Life has never been more of a balancing act than it is today. Time is often at a premium. Grocery shopping can be a hurried chore and despite good intentions, often we don’t read labels carefully to make the most healthful food choices.
Food labels have become notorious for misleading and confusing consumers. Meaningless claims can be manipulated to sound enticing. Ingredients can be declared by names that we don’t recognize, and nutrition information can be provided based on a serving size that we deem unrealistic.
Thankfully, there are apps that can help one navigate grocery aisles – even when faced with time constraints. ‘App’ is short for ‘application’ and refers to software used on a smartphone or tablet such as an iPhone or iPad. Numerous apps are revealed upon an app store search using keywords such as ‘food shopping’ or ‘food additives’. But which one should you choose?
Tips for Finding Helpful and Dependable Food Label Apps:
1. Look for Canadian content:
Look for apps that have a Canadian focus or include information about ingredients, claims, and Nutrition Facts tables found on Canadian labels. Many food label apps are based on U.S. food regulations and may not be applicable to Canadian food products. If you are unsure if Canadian content is included, seek clarification from the company that created the app.
Take extra care when apps include product specific allergy information. It is recommended that you verify the accuracy of this information with the food company responsible for the product. New Canadian regulations to enhance the labelling of food allergens, gluten, and sulphites come into effect on August 4, 2012. Questions are answered here by Health Canada http://www.hc-sc.gc.ca/fn-an/label-etiquet/allergen/project_1220_qa_qr-eng.php.
2. Consider the source:
Look for apps that have been created by creditable companies, associations, or individuals, and that reference official government regulations. If you do not recognize the source go to their website for more information.
3. Look for a quick rating system:
While shopping, you can use apps to help navigate food labels quickly. Look for apps that incorporate a speedy safety rating system for ingredients such as colour-coded happy and sad faces, or check marks and x’s. Commonly, these apps also contain detailed information about ingredients such as potential health effects, their function in food, and whether they are derived from animal, plant, synthetic or GMO sources. Such information is valuable when making food choices; however, it is the quick rating system that makes an app more user-friendly.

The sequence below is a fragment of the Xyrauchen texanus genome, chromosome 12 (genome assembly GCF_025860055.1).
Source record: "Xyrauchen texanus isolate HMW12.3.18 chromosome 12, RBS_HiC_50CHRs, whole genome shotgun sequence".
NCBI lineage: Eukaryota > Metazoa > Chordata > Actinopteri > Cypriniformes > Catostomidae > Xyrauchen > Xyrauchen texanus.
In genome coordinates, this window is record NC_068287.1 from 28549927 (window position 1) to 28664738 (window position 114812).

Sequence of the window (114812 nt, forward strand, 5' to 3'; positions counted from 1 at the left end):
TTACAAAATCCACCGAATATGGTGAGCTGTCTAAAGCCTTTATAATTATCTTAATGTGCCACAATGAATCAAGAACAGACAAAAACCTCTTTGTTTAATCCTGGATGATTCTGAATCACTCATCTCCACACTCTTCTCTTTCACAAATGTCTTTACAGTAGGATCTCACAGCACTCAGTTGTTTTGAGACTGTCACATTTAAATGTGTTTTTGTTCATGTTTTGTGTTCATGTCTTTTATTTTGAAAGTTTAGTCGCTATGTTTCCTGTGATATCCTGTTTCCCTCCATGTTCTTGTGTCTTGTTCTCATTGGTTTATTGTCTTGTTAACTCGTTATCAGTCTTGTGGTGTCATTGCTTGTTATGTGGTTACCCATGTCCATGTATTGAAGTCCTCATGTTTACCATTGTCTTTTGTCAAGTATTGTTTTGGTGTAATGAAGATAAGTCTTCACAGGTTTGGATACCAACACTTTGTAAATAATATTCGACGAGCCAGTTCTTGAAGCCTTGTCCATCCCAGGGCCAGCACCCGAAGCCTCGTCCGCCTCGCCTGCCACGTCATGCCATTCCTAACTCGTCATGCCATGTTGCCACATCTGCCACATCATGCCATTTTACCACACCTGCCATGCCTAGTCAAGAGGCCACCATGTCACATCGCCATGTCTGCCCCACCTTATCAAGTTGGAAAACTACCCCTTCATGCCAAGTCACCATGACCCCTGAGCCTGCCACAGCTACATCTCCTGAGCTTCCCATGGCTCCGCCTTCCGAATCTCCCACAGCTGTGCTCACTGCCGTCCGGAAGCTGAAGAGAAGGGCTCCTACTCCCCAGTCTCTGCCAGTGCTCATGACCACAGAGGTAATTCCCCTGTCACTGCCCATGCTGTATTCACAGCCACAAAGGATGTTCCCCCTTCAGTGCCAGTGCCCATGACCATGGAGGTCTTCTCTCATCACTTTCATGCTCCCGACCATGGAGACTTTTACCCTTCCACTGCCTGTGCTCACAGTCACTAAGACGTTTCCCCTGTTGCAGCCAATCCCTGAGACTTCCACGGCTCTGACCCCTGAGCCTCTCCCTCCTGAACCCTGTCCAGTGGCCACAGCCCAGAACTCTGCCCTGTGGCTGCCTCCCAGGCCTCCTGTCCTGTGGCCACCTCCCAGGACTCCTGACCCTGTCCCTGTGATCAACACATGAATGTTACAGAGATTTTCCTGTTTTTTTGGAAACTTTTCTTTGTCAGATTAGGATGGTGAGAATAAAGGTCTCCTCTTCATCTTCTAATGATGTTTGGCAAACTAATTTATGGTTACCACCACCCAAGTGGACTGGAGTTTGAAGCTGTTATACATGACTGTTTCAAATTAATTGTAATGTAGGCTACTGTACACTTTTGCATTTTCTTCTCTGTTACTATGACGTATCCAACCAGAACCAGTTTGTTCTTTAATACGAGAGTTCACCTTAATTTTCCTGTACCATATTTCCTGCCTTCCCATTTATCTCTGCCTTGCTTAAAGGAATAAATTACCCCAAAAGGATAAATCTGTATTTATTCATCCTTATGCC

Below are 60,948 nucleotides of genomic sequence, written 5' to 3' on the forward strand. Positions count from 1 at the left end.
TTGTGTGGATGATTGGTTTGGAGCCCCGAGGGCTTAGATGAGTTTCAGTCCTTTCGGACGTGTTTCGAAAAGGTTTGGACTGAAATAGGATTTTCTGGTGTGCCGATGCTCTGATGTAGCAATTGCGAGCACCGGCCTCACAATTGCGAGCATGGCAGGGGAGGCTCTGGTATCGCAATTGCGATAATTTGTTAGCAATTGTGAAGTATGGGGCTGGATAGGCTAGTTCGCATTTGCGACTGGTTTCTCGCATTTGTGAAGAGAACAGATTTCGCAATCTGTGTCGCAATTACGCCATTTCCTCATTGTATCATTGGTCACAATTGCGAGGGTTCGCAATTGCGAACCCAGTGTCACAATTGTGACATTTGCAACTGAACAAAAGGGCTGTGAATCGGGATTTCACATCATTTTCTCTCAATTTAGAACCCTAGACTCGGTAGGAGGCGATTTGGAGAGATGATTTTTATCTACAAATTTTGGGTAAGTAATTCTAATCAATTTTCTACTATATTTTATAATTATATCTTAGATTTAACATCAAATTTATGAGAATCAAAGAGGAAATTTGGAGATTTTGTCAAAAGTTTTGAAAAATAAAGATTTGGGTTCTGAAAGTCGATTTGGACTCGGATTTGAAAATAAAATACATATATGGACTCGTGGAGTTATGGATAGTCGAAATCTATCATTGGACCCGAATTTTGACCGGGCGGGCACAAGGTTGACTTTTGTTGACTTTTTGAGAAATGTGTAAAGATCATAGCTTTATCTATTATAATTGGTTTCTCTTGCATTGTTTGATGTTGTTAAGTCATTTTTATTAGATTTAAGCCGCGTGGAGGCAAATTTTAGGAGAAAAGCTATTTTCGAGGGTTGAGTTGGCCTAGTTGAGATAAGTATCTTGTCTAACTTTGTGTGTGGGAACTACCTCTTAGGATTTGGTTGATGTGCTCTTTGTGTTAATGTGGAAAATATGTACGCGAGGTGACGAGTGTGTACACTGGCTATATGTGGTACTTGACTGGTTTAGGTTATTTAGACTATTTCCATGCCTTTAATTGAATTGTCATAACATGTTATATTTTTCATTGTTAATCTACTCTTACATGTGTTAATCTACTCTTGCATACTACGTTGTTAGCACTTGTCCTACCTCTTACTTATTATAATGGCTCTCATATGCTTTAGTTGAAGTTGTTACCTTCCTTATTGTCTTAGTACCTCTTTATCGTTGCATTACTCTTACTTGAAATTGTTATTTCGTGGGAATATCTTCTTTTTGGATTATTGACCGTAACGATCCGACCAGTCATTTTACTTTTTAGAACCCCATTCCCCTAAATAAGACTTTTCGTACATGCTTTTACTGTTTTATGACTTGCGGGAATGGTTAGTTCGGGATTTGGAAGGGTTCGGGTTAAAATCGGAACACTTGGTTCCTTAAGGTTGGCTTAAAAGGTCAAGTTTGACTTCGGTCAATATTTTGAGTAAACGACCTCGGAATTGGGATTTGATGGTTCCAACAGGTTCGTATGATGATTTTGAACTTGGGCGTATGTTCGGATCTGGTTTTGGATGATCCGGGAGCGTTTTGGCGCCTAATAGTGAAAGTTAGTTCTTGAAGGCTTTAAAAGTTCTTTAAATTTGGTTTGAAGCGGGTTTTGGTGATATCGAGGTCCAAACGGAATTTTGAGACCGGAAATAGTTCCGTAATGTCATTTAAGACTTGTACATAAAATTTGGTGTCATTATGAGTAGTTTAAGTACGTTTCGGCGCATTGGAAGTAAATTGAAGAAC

4. Personalize for efficiency:
The large volume of information found in some generic apps may make them too cumbersome to navigate while shopping. Take the time to look for apps that allow you to add personal settings. For example, if you are a vegetarian, some apps will allow you to filter and search ingredients based on this requirement. Other common filters or specialized lists may include: ingredients linked to allergies, genetically modified ingredients, ingredients linked to asthma, vegan ingredients, ingredients linked to cancer, gluten-free ingredients, and ingredients that may be harmful during pregnancy. Personalizing an app before shopping will help with efficiency at the store.
5. Consider ease of navigation:
If you do not consider yourself to be ‘tech savvy’, look for an app that you can navigate easily. Before purchasing, check an apps’ website for an explanation of how it works. Also check out customer reviews of apps you are considering. Luckily, apps are typically affordable, and sometimes even free, so you may want to consider downloading a few to find the one that is right for you. The easier it is to navigate the better the chances that you will use it.
Don’t have a smartphone or tablet? Don’t despair! Carry a book about food labels or a food additive dictionary when shopping for food. Again, look for Canadian content, creditable sources and ease of use.
Empower yourself with the information you need to make healthful and informed food choices.
About the Author:
Allison Jorgens is a Professional Home Economist based in Ontario’s York Region and author of the book ‘Read It with a Grain of Salt – The Truth about Canadian Food Labels from an Industry Insider’. She has been working as a food label specialist for grocers and food manufactures in Canada for nearly a decade. Allison is a member of the Ontario Home Economics Association.
This article was originally written for the Ontario Home Economics Association (OHEA) and can be found, here.
Ontario Home Economics Association (OHEA), a self-regulated body of Professional Home Economists, promotes high professional standards among its members so that they may assist families and individuals to achieve and maintain a desirable quality of life. OHEA is grateful for support from the Gwenyth Bailey Simpson Communications Award provided by the Canadian Home Economics Foundation.